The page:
08Jun
Interviews

Interview with Kalthoom Al Balooshi from KHDA

1. What is KHDA’s role?

As a regulating body, KHDA’s overall aim is to provide students in Dubai with access to high quality education.  In addition to monitoring existing regulations, such as the fee framework, the organisation is responsible for inspecting individual schools and giving them an official Dubai Schools Inspection Bureau (DSIB) rating. The KHDA has increased transparency in the education sector, helping schools to improve their standards and giving parents and students the opportunity to make informed choices.

2. In your opinion, which sectors of the education market will see the biggest growth in terms of enrolments? 

Our most recent figures show that around 89% of students in Dubai are now studying in the private sector, with a growing number of schools opening every year. For the 2014/15 academic year, 11 new schools have opened, offering a further 23,000 student places. The expansion in school capacity has been matched by improvements in quality, with the past four inspection reports showing a steady growth in the number of students attending good and outstanding schools, and progress in international assessments. In line with the government’s strategic plan, we expect a total of 360,000 school places to be available in Dubai by 2020. Within the private school sector, UK and Indian curriculum schools are growing the most rapidly, with a consistent demand for places.

The Expo 2020 is set to fuel further growth in the emirate, with many developments expected. Creating more employment opportunities, this will lead to a greater influx of skilled professionals. As a result of this growth, we anticipate an increased demand for high quality education, particularly in the newly developed residential areas of Dubai.

Meanwhile there has been a growth in the number of students enrolling on higher education courses. With universities offering more choice than ever before, we expect this trend to continue. Though business courses are currently the most popular, accounting for 44% of the total, we have witnessed a rise in demand for other subjects and expect to see a greater number of vocational and training courses in the coming years.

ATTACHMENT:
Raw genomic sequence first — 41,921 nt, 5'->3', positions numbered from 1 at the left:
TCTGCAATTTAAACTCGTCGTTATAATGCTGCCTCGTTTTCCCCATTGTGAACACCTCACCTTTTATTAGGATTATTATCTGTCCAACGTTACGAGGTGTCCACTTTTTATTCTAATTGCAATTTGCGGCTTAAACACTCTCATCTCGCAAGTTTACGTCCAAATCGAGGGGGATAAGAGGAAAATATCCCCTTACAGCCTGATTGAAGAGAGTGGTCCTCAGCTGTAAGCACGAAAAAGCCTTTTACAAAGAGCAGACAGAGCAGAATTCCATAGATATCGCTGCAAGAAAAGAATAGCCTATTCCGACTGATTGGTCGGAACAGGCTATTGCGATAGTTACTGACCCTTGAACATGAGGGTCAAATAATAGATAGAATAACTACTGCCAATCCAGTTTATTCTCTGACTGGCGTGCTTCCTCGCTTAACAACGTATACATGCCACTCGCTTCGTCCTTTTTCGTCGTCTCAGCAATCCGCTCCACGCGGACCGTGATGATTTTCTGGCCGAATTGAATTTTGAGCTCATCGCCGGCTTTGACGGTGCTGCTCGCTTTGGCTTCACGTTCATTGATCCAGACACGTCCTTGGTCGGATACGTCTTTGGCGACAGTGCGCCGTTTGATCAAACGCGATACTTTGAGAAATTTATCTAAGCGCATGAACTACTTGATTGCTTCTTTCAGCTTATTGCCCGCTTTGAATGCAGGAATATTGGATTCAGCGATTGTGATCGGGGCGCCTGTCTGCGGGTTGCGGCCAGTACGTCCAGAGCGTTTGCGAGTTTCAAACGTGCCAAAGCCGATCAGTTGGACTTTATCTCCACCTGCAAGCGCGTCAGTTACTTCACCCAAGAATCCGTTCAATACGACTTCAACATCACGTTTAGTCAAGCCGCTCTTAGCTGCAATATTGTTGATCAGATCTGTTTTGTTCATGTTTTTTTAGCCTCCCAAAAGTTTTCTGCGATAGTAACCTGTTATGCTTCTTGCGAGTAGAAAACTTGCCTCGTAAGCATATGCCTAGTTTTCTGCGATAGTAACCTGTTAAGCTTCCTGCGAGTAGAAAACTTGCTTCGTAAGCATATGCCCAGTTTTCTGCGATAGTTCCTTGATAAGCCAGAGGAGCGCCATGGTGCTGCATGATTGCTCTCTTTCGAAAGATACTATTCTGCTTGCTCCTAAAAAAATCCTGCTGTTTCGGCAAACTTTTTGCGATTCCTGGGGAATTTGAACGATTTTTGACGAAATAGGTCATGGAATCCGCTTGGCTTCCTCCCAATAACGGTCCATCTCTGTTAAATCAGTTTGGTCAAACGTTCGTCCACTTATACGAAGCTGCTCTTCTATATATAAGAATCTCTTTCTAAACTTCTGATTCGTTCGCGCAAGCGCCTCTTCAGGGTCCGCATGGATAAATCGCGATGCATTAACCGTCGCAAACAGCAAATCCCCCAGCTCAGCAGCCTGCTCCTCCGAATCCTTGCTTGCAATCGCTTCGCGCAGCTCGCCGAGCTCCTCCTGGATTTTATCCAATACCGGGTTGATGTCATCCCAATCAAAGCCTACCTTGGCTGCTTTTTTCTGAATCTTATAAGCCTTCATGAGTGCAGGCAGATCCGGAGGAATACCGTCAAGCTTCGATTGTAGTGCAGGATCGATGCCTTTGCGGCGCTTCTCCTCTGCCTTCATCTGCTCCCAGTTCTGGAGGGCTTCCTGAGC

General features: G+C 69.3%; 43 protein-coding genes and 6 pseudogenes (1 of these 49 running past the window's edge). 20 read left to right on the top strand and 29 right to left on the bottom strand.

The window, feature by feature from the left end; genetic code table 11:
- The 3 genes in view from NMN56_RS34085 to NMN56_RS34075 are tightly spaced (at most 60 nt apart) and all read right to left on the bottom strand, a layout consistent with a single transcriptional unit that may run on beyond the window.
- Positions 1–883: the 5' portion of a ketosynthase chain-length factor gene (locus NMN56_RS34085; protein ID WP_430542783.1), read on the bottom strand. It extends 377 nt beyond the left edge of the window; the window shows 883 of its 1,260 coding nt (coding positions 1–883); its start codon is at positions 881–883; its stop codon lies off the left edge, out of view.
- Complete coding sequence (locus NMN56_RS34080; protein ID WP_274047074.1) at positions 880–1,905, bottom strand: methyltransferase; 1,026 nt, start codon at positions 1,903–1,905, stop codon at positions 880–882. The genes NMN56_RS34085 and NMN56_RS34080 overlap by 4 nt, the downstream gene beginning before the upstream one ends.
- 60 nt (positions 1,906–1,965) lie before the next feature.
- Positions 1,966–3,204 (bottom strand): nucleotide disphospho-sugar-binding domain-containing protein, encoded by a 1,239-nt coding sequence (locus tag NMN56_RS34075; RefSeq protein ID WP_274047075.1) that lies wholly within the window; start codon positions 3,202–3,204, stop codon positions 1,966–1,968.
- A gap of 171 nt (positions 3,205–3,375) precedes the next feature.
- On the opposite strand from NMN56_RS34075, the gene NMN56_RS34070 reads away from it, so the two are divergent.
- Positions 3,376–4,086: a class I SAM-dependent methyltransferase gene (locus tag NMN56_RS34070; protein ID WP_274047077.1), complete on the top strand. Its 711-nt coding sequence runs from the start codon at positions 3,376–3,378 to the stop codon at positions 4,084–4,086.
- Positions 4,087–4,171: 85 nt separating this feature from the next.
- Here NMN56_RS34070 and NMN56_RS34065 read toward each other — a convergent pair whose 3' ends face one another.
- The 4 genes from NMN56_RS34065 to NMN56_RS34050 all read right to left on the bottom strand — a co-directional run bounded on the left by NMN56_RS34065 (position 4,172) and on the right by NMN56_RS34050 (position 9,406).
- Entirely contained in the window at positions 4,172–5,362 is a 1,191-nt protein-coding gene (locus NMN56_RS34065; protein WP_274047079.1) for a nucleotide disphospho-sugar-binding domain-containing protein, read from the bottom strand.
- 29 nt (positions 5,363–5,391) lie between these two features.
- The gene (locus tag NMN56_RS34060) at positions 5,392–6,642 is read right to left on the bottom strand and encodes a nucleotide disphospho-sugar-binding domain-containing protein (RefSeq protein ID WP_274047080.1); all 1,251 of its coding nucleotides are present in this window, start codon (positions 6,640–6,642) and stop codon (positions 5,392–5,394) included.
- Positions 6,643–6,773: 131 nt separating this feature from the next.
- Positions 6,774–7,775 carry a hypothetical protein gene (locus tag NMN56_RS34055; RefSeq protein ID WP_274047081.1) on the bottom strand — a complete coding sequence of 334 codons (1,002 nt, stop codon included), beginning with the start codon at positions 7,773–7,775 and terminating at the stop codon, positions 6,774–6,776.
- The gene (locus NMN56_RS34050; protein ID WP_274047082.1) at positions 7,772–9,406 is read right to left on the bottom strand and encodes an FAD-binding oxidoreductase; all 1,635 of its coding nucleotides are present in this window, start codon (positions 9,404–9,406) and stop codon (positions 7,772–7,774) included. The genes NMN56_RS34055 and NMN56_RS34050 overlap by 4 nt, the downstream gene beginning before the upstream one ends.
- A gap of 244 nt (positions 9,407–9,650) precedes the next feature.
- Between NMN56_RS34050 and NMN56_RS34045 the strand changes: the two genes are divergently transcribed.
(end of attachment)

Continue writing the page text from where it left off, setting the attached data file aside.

3. Securing more transnational students is key to better positioning the Middle East as a hub for education.  How is your organisation helping to attract more transnational students?

The launch of Knowledge Village and Dubai International Academic City have been key developments in the emirate’s higher education sector. Dubai is home to the world’s largest number of international branch campuses, which are monitored by a quality assurance framework, ensuring the institutions meet the standards outlined by their home campuses.

At present we are witnessing an increase in the number of niche programmes, which address the needs of students in the region. Many of the international branch campuses offer courses which are in line with their home countries and regulated by the relevant quality assurance bodies.

Dubai is a safe, secure city, making it an attractive destination for students from across the world, particularly those coming from elsewhere in the Middle East. In addition to 169 schools and 57 higher education institutions offering 15 different curricula, the emirate is home to almost 800 training institutes, which offer a wide range of courses.

The quality and breadth of choice available, as well as the growing number of job opportunities, will enable us to continue attracting students to Dubai.

4. How does your organisation improve investment into private education in the region?

KHDA welcomes high quality new schools, training institutes and universities, catering to the diverse needs of the population. Information on how to open an educational institution in Dubai is readily available through a range of communication channels, including online applications, meetings, events, conferences and publications. We support operators and investors in their analysis of the region, offering support and transparency in the planning process through face to face meetings and detailed online assistance.  Information on the education sector is updated on a regular basis, and we take care to ensure potential investors are armed with relevant knowledge of the education landscape.

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